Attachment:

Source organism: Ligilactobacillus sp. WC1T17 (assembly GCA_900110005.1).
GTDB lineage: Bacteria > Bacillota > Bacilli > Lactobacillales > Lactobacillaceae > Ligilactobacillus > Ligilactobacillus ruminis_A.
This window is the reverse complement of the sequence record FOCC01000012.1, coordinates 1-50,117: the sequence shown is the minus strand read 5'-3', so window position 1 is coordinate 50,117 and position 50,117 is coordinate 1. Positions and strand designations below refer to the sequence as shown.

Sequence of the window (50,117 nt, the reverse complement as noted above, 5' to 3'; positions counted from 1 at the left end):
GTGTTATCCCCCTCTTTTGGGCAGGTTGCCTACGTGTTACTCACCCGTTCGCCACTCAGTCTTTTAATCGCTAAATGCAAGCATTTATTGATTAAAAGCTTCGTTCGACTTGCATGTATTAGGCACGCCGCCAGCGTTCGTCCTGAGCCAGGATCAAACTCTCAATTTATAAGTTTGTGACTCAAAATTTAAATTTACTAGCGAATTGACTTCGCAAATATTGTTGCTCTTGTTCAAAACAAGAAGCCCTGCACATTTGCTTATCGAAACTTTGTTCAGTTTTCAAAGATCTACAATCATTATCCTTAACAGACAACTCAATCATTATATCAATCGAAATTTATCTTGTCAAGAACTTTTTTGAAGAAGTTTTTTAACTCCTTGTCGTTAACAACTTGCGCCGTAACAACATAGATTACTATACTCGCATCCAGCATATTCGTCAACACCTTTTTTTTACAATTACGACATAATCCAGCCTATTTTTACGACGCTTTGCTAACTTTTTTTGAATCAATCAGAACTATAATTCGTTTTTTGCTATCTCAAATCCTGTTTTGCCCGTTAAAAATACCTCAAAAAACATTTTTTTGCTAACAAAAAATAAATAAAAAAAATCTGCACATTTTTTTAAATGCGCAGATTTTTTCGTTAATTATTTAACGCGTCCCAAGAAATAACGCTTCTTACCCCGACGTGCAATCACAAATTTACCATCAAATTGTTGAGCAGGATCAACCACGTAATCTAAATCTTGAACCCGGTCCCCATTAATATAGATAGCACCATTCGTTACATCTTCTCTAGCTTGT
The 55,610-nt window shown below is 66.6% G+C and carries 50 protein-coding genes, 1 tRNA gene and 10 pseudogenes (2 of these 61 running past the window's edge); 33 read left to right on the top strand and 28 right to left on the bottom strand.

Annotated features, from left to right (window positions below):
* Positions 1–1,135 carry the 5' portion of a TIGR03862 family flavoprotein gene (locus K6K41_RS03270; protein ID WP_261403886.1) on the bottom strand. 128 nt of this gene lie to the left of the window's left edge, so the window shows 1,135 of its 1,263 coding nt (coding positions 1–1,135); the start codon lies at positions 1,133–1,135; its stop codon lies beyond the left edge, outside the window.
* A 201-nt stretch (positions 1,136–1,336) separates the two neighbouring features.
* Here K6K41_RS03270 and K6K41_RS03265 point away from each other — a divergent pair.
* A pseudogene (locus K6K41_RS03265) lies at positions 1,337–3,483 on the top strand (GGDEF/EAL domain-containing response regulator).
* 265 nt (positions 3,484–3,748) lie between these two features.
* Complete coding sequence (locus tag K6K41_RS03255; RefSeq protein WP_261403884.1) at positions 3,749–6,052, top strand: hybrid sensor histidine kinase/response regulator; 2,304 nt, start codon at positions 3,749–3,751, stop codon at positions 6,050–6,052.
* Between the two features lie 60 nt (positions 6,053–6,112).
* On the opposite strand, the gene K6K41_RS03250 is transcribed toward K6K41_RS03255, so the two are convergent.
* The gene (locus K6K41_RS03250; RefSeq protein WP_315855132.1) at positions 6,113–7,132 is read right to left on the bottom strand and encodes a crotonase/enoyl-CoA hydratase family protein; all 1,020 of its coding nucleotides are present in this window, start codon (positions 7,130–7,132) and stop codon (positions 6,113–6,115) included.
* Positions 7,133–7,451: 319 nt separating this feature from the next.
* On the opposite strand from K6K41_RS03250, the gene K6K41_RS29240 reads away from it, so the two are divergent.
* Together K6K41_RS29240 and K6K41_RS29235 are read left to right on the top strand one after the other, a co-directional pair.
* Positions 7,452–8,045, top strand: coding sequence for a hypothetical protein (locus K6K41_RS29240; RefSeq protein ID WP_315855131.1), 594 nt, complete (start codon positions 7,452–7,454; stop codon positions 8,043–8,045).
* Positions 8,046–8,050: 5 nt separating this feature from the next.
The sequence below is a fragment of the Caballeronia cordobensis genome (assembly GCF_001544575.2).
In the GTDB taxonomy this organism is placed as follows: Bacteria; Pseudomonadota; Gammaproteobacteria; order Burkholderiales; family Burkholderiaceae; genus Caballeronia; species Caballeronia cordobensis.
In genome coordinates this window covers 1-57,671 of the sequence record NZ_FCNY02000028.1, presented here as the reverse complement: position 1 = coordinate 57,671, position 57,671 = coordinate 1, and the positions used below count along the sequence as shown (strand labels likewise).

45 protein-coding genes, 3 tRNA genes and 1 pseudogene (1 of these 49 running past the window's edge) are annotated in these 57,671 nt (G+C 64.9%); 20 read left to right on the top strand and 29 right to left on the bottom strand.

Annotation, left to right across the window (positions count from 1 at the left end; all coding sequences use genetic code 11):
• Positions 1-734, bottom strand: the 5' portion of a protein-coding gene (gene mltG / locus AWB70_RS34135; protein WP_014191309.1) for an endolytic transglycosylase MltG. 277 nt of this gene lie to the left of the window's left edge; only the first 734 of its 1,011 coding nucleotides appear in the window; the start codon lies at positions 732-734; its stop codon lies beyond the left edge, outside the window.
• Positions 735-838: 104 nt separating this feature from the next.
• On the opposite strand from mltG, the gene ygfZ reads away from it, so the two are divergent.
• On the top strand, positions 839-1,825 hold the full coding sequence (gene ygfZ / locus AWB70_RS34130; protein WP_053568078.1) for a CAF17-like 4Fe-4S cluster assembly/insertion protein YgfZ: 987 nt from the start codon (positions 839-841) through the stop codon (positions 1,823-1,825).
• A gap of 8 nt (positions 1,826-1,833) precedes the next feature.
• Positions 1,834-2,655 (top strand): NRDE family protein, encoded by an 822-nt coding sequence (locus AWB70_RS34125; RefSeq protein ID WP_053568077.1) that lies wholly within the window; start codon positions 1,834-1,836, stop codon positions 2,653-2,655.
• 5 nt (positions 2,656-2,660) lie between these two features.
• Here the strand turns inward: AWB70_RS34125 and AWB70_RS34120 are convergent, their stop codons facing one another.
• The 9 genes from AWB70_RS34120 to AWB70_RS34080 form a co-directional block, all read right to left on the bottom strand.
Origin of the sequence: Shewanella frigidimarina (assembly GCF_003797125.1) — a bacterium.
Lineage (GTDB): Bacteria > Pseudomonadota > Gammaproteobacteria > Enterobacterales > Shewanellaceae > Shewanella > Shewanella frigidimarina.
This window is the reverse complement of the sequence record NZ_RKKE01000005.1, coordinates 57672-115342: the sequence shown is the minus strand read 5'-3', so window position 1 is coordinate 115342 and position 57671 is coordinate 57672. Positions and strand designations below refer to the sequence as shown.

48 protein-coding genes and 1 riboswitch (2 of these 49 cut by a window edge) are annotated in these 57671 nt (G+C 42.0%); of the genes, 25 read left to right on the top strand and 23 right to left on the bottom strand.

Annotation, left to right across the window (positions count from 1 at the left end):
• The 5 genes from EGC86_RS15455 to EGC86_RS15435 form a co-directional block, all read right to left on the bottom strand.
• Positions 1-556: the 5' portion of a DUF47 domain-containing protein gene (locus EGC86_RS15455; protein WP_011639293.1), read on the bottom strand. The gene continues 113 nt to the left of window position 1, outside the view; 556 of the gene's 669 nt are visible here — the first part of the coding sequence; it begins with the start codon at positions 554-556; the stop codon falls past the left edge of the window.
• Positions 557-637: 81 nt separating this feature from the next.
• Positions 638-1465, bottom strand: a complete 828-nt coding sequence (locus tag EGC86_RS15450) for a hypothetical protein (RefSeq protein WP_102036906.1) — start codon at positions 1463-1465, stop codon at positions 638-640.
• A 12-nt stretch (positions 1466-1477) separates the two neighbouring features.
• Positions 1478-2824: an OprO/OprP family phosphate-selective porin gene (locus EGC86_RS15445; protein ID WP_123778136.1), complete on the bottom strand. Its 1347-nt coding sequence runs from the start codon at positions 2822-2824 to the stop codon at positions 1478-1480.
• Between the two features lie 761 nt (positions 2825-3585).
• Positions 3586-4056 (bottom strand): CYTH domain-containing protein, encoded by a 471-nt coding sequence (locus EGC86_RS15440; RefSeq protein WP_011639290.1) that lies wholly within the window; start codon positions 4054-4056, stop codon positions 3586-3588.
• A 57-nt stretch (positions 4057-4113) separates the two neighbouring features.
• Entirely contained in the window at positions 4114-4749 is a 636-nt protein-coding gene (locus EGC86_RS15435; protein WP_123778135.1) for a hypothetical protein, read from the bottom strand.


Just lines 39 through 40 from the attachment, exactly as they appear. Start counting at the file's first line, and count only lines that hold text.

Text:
48 protein-coding genes and 1 riboswitch (2 of these 49 cut by a window edge) are annotated in these 57671 nt (G+C 42.0%); of the genes, 25 read left to right on the top strand and 23 right to left on the bottom strand.

Annotation, left to right across the window (positions count from 1 at the left end):